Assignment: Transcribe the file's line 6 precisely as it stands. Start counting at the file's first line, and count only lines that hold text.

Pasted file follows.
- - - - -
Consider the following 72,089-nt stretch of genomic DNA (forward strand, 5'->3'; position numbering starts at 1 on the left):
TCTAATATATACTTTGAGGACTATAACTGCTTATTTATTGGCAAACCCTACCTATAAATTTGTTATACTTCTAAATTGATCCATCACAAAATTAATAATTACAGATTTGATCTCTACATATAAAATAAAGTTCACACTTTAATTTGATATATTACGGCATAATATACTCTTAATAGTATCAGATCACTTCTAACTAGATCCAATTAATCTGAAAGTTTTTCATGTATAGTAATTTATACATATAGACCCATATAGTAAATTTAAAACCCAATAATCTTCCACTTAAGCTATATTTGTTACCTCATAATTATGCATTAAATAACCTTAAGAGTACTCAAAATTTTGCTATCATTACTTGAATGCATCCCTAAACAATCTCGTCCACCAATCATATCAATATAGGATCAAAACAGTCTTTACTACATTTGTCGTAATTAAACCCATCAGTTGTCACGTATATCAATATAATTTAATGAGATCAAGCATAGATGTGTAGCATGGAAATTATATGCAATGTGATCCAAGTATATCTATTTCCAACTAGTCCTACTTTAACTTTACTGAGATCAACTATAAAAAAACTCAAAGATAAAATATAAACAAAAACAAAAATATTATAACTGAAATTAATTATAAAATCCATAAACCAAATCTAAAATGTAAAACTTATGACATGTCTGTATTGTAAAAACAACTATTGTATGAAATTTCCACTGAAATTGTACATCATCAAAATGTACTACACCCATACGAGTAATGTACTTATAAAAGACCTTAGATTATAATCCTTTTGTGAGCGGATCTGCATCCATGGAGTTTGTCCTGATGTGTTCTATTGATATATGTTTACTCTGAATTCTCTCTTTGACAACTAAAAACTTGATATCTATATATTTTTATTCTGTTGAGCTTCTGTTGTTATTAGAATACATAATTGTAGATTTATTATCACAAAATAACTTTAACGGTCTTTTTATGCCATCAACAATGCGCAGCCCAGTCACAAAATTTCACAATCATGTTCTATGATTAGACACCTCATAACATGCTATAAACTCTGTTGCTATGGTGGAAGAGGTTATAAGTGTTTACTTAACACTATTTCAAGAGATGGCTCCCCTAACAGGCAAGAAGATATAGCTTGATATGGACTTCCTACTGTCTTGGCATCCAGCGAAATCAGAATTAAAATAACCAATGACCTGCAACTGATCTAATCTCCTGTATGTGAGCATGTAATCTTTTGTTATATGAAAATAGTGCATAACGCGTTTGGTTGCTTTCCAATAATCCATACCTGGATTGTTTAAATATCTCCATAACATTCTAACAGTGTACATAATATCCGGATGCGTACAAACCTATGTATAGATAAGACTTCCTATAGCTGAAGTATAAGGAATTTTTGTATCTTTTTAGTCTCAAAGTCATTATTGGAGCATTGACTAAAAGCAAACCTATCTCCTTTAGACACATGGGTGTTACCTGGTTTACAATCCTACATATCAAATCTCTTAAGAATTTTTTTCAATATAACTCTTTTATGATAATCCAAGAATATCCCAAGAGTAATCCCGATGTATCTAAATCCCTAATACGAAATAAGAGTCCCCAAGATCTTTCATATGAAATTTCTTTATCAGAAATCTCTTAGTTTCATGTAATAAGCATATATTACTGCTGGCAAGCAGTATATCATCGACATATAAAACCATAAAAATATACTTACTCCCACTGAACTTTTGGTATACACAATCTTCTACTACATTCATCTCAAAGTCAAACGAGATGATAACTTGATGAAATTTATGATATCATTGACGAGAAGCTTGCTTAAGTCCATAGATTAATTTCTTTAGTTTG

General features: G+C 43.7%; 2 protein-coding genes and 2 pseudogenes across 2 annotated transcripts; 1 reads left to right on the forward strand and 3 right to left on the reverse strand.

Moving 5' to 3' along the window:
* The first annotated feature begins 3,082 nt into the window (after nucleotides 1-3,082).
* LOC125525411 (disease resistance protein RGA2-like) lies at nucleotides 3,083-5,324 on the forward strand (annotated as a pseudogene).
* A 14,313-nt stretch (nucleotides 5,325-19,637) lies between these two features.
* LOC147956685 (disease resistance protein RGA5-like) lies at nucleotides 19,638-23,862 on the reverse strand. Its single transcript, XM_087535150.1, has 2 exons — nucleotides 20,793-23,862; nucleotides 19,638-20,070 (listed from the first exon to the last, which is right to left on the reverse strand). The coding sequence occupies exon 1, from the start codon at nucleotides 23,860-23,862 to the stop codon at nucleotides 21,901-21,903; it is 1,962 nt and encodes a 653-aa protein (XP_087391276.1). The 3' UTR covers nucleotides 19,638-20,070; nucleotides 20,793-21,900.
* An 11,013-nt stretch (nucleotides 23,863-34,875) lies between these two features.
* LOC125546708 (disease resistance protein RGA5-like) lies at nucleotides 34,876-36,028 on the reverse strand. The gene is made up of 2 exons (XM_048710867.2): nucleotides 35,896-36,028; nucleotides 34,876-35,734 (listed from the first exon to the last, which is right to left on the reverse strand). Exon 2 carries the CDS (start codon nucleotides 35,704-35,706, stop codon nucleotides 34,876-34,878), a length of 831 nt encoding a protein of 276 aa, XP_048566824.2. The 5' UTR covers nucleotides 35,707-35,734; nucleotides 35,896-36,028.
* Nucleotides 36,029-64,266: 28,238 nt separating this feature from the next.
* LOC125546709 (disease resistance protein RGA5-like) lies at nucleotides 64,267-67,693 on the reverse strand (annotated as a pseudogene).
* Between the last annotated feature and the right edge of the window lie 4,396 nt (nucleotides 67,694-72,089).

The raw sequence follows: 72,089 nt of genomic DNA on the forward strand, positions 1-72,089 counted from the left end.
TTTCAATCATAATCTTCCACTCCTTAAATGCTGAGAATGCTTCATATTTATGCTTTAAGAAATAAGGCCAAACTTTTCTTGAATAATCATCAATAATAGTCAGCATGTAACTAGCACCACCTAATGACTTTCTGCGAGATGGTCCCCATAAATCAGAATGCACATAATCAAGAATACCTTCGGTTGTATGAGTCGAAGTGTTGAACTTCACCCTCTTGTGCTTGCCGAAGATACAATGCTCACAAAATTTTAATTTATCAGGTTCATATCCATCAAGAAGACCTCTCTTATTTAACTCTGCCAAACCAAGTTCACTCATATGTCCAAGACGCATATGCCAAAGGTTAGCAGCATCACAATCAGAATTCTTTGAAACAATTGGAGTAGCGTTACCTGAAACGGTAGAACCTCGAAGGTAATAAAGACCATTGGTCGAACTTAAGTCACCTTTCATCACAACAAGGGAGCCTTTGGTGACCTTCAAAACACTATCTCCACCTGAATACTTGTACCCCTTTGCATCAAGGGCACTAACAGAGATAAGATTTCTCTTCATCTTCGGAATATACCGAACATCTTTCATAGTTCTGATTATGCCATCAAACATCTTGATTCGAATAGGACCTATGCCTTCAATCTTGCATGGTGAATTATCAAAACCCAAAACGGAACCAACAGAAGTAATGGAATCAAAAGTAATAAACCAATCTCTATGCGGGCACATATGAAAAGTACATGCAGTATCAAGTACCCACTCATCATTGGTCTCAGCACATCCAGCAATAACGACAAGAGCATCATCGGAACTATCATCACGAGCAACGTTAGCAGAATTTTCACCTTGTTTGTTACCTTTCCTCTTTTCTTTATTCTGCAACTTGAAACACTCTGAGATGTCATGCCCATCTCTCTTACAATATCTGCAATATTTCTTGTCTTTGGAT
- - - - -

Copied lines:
* LOC125525411 (disease resistance protein RGA2-like) lies at nucleotides 3,083-5,324 on the forward strand (annotated as a pseudogene).